Motivation & Policy Considerations in adopting… (Part Two)
As earlier introduced in part one, according to the International Water Management Institute (IWMI), Irrigation Management Transfer (IMT) refers to the process that seeks the relocation of responsibility and authority from the controlling government agencies managing irrigation systems into the hands of non-governmental organizations such as Water Users Associations (WUA) or other private sector entities. This article will identify the motivation behind governments, financing institutions, technical experts and even farmers in promoting IMT, the current legal environment surrounding IMT in Kenya and recommended policy and legal basis for IMT.
The International Water Management Institute identified five major reasons that motivate governments and other stakeholders in the agricultural sector to promote IMT. These include:
- The ability of IMT to reduce the burden of costs, staff requirements and technical or management problems faced by governments. Although in the beginning, IMT may increase the cost of irrigation for farmers, it is expected that farmers’ organizations will impose more cost-effective measures and that over time the productivity of systems will increase more than their costs for farmers. Thus the most commonly stated reasons for adopting a policy of IMT are to reduce financial and managerial burdens on government and to stimulate a more productive and self-reliant irrigated agriculture.
- IMT will lead to improvements in the agricultural productivity and economic profitability of irrigation systems because this is the core concern of farmers whereas it may not be an essential concern of bureaucracies. Farmers will be inclined to manage irrigation systems so as to increase the area irrigated, cropping intensities and/or crop diversity, yields and economic returns.
- An IMT system will motivate farmers to pay more for their irrigation system because they will be empowered to take over the authority to define what their irrigation services will be, who will provide them, and how and at what costs these will be provided.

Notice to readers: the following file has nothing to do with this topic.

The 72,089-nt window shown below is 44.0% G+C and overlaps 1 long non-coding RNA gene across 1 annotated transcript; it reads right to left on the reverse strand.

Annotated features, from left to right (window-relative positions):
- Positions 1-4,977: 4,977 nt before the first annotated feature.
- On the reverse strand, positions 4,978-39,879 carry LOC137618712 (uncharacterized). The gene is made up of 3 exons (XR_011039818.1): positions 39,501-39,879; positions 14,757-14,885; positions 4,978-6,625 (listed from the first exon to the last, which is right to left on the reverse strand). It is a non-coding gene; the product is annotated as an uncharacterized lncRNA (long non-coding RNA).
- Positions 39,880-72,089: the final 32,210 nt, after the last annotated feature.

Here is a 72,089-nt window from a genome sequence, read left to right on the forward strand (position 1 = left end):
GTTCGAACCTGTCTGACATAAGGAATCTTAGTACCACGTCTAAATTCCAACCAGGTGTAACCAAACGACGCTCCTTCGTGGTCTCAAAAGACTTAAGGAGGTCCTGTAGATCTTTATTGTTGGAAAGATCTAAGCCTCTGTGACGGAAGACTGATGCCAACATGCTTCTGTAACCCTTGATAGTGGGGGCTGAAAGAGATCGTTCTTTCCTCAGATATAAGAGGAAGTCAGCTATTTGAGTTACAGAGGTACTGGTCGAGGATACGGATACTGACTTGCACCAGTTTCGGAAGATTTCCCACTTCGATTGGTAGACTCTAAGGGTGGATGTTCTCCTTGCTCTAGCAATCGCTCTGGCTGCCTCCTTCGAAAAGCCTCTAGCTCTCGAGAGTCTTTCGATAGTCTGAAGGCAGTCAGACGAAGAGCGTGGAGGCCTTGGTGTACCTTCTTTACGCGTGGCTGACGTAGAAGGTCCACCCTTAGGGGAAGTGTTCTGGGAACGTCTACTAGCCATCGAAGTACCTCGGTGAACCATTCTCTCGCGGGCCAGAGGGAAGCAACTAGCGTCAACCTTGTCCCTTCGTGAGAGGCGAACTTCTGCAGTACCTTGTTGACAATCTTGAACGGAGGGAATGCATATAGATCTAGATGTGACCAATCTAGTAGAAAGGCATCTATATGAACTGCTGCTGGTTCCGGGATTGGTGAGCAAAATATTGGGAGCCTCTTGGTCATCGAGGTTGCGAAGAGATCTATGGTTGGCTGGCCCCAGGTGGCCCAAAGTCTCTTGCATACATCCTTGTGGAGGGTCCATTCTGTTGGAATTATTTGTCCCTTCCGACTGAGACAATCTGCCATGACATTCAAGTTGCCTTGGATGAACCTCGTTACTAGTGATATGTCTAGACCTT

- Because of farmers’ interest in results, governance by farmers’ organizations will improve the accountability of irrigation system management to farmers and this will produce more efficient and equitable water delivery, canal maintenance and settlement of disputes.
- Collective organization for irrigation management will probably produce collective action in related areas such as in the group purchase of agricultural inputs, development of agribusiness ventures and marketing. It is expected that this large collective action will promote the development of more responsive support services and will create pressures to ensure more reliable provision of water to the system.
The concept of IMT is not new in Kenya. The implementation of the system in Kenya was initiated at West Kano irrigation scheme in the western region of the country. However, due to the lack of a clear policy framework, high water cost and environmental challenges the system failed and buoyed the morale of farmers. The Irrigation Bill of 2017 Part 1 Section 2, which provides for the definition of IMT, is the only piece of information that talks about IMT although Part 5 Section 19 (2) and Section 20 (1) (3) discusses the formation and composition of Water Users Associations (WUA) which are critical components of IMT. The need for research and implementation of adequate and
appropriate policies to support IMT in Kenya will go a long way in turning around the performance of irrigation schemes in Kenya.
IMT policies can be adopted in a number of ways including by sectoral line agency, by the head of state executive order, by an act of parliament or the legislature or by a cross-sectoral department. It’s important to emphasize that a clear IMT policy highlights which functions are to be devolved. Key functions to consider include: operations, maintenance, finance Operations and Maintenance (O & M), sanctions and dispute resolution, cooperative business development and finance rehabilitation and modernization. Another area in which policy guidelines need to clarify is the level of implementation of authority from a public entity to the private stakeholders. This can take different forms including IMT being implemented up to the distributary or secondary canal level or the entire irrigation system including the head works or the main and branch canals. In addition, the type of organization taking over the management of an irrigation scheme after the transfer is a key policy issue for IMT.
Depending on a country’s assessment and research, the type of organization to take over the
management could be in the form of Water Users Association (WUA), a mutual company, local government, joint government/ farmer committee or a limited responsibility entity.
In conclusion, complexities can arise in the implementation of IMT. Important considerations include agency staff displacement, managerial or financial capacity of the government, financial and governance capabilities of farmers, availability of alternative management capacity and fragility of the infrastructure. Therefore, all stakeholders need to be aware of their responsibilities and obligations if IMT is to produce the desired outcomes.
“Courage to Go Deep.”